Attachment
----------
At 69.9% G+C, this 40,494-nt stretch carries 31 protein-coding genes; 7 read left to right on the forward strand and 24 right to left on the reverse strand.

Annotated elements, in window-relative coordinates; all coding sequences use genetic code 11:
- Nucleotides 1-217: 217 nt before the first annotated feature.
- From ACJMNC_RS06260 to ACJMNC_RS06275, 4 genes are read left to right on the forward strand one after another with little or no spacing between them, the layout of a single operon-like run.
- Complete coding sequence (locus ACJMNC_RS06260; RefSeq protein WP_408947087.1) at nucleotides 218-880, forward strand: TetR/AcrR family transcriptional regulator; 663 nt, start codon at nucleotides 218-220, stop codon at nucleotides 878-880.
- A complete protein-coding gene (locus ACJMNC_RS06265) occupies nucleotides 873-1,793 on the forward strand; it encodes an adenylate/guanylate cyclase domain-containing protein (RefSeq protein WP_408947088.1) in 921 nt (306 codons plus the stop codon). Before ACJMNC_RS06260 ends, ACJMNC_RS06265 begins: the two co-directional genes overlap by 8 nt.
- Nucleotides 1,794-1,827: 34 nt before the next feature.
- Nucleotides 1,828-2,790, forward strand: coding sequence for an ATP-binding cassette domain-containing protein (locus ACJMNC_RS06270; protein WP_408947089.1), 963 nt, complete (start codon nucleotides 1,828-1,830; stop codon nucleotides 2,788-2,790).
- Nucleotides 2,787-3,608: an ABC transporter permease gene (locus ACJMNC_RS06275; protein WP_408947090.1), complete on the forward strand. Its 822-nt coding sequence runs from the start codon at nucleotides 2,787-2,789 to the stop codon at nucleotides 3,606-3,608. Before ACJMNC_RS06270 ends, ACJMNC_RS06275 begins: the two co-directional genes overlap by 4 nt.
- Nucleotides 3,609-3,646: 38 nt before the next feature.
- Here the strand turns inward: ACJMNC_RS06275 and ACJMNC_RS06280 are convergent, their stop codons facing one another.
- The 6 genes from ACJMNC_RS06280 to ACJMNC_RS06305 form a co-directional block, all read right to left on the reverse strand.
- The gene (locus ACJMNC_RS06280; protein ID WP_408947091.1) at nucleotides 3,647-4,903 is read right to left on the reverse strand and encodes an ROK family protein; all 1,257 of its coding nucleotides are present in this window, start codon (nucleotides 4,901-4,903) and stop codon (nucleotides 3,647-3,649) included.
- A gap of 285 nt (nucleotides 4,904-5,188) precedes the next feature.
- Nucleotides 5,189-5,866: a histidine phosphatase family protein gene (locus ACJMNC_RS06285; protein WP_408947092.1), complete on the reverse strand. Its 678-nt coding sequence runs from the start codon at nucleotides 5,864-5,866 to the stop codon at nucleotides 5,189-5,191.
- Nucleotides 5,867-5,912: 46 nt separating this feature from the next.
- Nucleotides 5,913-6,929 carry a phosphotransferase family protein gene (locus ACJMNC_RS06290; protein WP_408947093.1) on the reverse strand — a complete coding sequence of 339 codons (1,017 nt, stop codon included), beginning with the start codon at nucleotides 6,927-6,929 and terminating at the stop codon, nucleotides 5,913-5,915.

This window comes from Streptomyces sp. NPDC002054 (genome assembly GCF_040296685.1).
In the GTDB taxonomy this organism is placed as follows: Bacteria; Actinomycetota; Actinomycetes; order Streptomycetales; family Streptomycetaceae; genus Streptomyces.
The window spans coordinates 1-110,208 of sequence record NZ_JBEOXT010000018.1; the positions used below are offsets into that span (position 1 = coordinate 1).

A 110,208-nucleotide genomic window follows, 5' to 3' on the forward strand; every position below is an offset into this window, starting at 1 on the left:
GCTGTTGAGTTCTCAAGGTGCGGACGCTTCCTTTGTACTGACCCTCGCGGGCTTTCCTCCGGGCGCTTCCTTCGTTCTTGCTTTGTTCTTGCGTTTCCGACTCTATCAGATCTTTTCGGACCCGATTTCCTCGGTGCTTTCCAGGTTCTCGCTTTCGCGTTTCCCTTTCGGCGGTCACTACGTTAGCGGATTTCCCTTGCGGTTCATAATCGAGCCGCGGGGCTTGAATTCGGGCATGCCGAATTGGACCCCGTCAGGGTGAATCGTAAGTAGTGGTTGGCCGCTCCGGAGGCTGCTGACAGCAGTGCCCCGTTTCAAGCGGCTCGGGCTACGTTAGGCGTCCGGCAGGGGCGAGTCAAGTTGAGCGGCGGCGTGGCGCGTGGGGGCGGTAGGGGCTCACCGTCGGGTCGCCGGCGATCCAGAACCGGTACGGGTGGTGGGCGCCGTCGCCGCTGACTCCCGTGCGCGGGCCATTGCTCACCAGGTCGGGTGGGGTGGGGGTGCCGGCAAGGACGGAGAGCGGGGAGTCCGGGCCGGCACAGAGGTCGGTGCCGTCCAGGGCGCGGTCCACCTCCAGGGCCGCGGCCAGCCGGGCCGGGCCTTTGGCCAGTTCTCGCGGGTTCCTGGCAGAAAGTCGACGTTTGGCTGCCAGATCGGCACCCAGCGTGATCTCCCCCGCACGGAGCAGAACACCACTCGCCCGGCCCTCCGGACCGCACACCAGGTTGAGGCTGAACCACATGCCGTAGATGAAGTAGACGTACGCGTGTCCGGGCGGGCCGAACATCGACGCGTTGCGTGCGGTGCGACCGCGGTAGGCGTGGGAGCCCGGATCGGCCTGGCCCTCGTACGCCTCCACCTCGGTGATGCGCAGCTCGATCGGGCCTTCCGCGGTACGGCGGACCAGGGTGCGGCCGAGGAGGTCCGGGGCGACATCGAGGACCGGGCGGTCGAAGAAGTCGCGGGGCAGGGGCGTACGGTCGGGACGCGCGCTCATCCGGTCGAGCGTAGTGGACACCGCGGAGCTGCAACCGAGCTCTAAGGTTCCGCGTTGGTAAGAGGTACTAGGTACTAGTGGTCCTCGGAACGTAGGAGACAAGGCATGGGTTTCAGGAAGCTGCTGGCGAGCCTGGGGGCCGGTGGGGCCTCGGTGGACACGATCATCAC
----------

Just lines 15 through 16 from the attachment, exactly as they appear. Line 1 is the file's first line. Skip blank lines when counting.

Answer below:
- Nucleotides 5,189-5,866: a histidine phosphatase family protein gene (locus ACJMNC_RS06285; protein WP_408947092.1), complete on the reverse strand. Its 678-nt coding sequence runs from the start codon at nucleotides 5,864-5,866 to the stop codon at nucleotides 5,189-5,191.
- Nucleotides 5,867-5,912: 46 nt separating this feature from the next.